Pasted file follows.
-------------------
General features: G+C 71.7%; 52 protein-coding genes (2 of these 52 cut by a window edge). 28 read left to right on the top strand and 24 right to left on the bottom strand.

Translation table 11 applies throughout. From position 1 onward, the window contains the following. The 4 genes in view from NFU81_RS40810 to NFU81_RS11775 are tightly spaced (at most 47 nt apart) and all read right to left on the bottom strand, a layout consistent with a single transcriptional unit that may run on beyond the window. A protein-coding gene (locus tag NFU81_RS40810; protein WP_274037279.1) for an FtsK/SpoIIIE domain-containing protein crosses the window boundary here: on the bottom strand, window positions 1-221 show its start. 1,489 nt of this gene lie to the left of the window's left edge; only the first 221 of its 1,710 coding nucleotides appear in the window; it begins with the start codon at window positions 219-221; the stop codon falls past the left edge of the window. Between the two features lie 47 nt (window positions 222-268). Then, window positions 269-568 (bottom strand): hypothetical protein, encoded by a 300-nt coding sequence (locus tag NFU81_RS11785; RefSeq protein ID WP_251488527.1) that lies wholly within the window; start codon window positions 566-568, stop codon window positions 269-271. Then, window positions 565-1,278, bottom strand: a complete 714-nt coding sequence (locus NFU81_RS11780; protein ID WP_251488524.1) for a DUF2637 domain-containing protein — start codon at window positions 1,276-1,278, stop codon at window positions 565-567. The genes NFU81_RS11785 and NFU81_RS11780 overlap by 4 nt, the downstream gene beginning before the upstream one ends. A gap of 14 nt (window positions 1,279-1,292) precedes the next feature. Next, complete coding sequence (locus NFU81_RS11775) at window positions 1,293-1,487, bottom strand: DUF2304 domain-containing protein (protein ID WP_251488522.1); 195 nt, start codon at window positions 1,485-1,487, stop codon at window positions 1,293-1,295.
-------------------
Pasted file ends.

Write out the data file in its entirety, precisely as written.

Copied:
General features: G+C 71.7%; 52 protein-coding genes (2 of these 52 cut by a window edge). 28 read left to right on the top strand and 24 right to left on the bottom strand.

Translation table 11 applies throughout. From position 1 onward, the window contains the following. The 4 genes in view from NFU81_RS40810 to NFU81_RS11775 are tightly spaced (at most 47 nt apart) and all read right to left on the bottom strand, a layout consistent with a single transcriptional unit that may run on beyond the window. A protein-coding gene (locus tag NFU81_RS40810; protein WP_274037279.1) for an FtsK/SpoIIIE domain-containing protein crosses the window boundary here: on the bottom strand, window positions 1-221 show its start. 1,489 nt of this gene lie to the left of the window's left edge; only the first 221 of its 1,710 coding nucleotides appear in the window; it begins with the start codon at window positions 219-221; the stop codon falls past the left edge of the window. Between the two features lie 47 nt (window positions 222-268). Then, window positions 269-568 (bottom strand): hypothetical protein, encoded by a 300-nt coding sequence (locus tag NFU81_RS11785; RefSeq protein ID WP_251488527.1) that lies wholly within the window; start codon window positions 566-568, stop codon window positions 269-271. Then, window positions 565-1,278, bottom strand: a complete 714-nt coding sequence (locus NFU81_RS11780; protein ID WP_251488524.1) for a DUF2637 domain-containing protein — start codon at window positions 1,276-1,278, stop codon at window positions 565-567. The genes NFU81_RS11785 and NFU81_RS11780 overlap by 4 nt, the downstream gene beginning before the upstream one ends. A gap of 14 nt (window positions 1,279-1,292) precedes the next feature. Next, complete coding sequence (locus NFU81_RS11775) at window positions 1,293-1,487, bottom strand: DUF2304 domain-containing protein (protein ID WP_251488522.1); 195 nt, start codon at window positions 1,485-1,487, stop codon at window positions 1,293-1,295.